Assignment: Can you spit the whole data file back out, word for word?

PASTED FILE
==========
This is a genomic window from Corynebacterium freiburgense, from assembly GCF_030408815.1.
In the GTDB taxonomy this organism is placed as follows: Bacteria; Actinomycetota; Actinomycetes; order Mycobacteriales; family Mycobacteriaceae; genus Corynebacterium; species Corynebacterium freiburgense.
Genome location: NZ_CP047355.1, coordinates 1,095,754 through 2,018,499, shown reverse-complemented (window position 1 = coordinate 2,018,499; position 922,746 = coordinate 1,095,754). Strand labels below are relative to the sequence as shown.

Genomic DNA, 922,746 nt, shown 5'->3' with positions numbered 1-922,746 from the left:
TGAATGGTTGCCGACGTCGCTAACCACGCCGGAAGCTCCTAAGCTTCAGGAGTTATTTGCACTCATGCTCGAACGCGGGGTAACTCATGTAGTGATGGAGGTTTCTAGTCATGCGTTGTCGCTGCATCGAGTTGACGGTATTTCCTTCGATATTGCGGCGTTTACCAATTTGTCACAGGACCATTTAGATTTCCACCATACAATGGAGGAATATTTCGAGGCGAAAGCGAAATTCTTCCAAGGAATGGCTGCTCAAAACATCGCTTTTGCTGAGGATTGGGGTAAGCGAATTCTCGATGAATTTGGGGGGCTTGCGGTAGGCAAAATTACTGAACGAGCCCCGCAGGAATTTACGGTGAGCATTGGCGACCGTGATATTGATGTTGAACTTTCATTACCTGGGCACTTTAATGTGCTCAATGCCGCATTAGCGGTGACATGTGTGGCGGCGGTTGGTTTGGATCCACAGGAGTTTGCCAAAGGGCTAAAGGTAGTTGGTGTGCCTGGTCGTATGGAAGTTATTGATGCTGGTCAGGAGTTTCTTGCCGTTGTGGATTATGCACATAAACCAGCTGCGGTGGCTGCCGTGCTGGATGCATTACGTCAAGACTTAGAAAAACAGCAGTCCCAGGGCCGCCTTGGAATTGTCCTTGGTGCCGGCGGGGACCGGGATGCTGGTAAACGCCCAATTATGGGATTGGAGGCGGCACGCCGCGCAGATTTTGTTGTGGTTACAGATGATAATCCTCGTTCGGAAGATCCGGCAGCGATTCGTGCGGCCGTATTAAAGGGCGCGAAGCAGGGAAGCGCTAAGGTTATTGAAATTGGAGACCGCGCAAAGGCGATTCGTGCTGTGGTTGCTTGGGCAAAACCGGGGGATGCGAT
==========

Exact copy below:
This is a genomic window from Corynebacterium freiburgense, from assembly GCF_030408815.1.
In the GTDB taxonomy this organism is placed as follows: Bacteria; Actinomycetota; Actinomycetes; order Mycobacteriales; family Mycobacteriaceae; genus Corynebacterium; species Corynebacterium freiburgense.
Genome location: NZ_CP047355.1, coordinates 1,095,754 through 2,018,499, shown reverse-complemented (window position 1 = coordinate 2,018,499; position 922,746 = coordinate 1,095,754). Strand labels below are relative to the sequence as shown.

Genomic DNA, 922,746 nt, shown 5'->3' with positions numbered 1-922,746 from the left:
TGAATGGTTGCCGACGTCGCTAACCACGCCGGAAGCTCCTAAGCTTCAGGAGTTATTTGCACTCATGCTCGAACGCGGGGTAACTCATGTAGTGATGGAGGTTTCTAGTCATGCGTTGTCGCTGCATCGAGTTGACGGTATTTCCTTCGATATTGCGGCGTTTACCAATTTGTCACAGGACCATTTAGATTTCCACCATACAATGGAGGAATATTTCGAGGCGAAAGCGAAATTCTTCCAAGGAATGGCTGCTCAAAACATCGCTTTTGCTGAGGATTGGGGTAAGCGAATTCTCGATGAATTTGGGGGGCTTGCGGTAGGCAAAATTACTGAACGAGCCCCGCAGGAATTTACGGTGAGCATTGGCGACCGTGATATTGATGTTGAACTTTCATTACCTGGGCACTTTAATGTGCTCAATGCCGCATTAGCGGTGACATGTGTGGCGGCGGTTGGTTTGGATCCACAGGAGTTTGCCAAAGGGCTAAAGGTAGTTGGTGTGCCTGGTCGTATGGAAGTTATTGATGCTGGTCAGGAGTTTCTTGCCGTTGTGGATTATGCACATAAACCAGCTGCGGTGGCTGCCGTGCTGGATGCATTACGTCAAGACTTAGAAAAACAGCAGTCCCAGGGCCGCCTTGGAATTGTCCTTGGTGCCGGCGGGGACCGGGATGCTGGTAAACGCCCAATTATGGGATTGGAGGCGGCACGCCGCGCAGATTTTGTTGTGGTTACAGATGATAATCCTCGTTCGGAAGATCCGGCAGCGATTCGTGCGGCCGTATTAAAGGGCGCGAAGCAGGGAAGCGCTAAGGTTATTGAAATTGGAGACCGCGCAAAGGCGATTCGTGCTGTGGTTGCTTGGGCAAAACCGGGGGATGCGAT